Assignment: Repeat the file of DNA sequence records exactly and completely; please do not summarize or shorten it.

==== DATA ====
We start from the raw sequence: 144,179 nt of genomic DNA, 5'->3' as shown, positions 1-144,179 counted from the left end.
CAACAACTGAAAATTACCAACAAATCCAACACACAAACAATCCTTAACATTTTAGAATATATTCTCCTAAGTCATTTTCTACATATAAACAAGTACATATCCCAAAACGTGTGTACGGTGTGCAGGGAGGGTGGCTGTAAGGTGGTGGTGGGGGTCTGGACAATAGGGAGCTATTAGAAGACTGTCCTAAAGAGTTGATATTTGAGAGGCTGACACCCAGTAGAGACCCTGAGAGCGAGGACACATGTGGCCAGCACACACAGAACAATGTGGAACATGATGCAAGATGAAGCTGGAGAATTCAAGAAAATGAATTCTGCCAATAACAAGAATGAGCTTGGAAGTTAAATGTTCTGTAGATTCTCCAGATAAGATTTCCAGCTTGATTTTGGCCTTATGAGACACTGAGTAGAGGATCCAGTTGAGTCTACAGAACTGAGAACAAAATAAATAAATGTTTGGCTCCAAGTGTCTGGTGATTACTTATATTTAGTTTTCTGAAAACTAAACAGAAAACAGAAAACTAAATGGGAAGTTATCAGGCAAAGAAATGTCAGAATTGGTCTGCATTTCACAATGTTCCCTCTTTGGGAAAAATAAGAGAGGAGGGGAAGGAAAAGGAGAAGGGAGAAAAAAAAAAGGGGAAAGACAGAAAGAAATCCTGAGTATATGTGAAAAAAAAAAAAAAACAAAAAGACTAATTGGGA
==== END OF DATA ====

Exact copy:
We start from the raw sequence: 144,179 nt of genomic DNA, 5'->3' as shown, positions 1-144,179 counted from the left end.
CAACAACTGAAAATTACCAACAAATCCAACACACAAACAATCCTTAACATTTTAGAATATATTCTCCTAAGTCATTTTCTACATATAAACAAGTACATATCCCAAAACGTGTGTACGGTGTGCAGGGAGGGTGGCTGTAAGGTGGTGGTGGGGGTCTGGACAATAGGGAGCTATTAGAAGACTGTCCTAAAGAGTTGATATTTGAGAGGCTGACACCCAGTAGAGACCCTGAGAGCGAGGACACATGTGGCCAGCACACACAGAACAATGTGGAACATGATGCAAGATGAAGCTGGAGAATTCAAGAAAATGAATTCTGCCAATAACAAGAATGAGCTTGGAAGTTAAATGTTCTGTAGATTCTCCAGATAAGATTTCCAGCTTGATTTTGGCCTTATGAGACACTGAGTAGAGGATCCAGTTGAGTCTACAGAACTGAGAACAAAATAAATAAATGTTTGGCTCCAAGTGTCTGGTGATTACTTATATTTAGTTTTCTGAAAACTAAACAGAAAACAGAAAACTAAATGGGAAGTTATCAGGCAAAGAAATGTCAGAATTGGTCTGCATTTCACAATGTTCCCTCTTTGGGAAAAATAAGAGAGGAGGGGAAGGAAAAGGAGAAGGGAGAAAAAAAAAAGGGGAAAGACAGAAAGAAATCCTGAGTATATGTGAAAAAAAAAAAAAAACAAAAAGACTAATTGGGA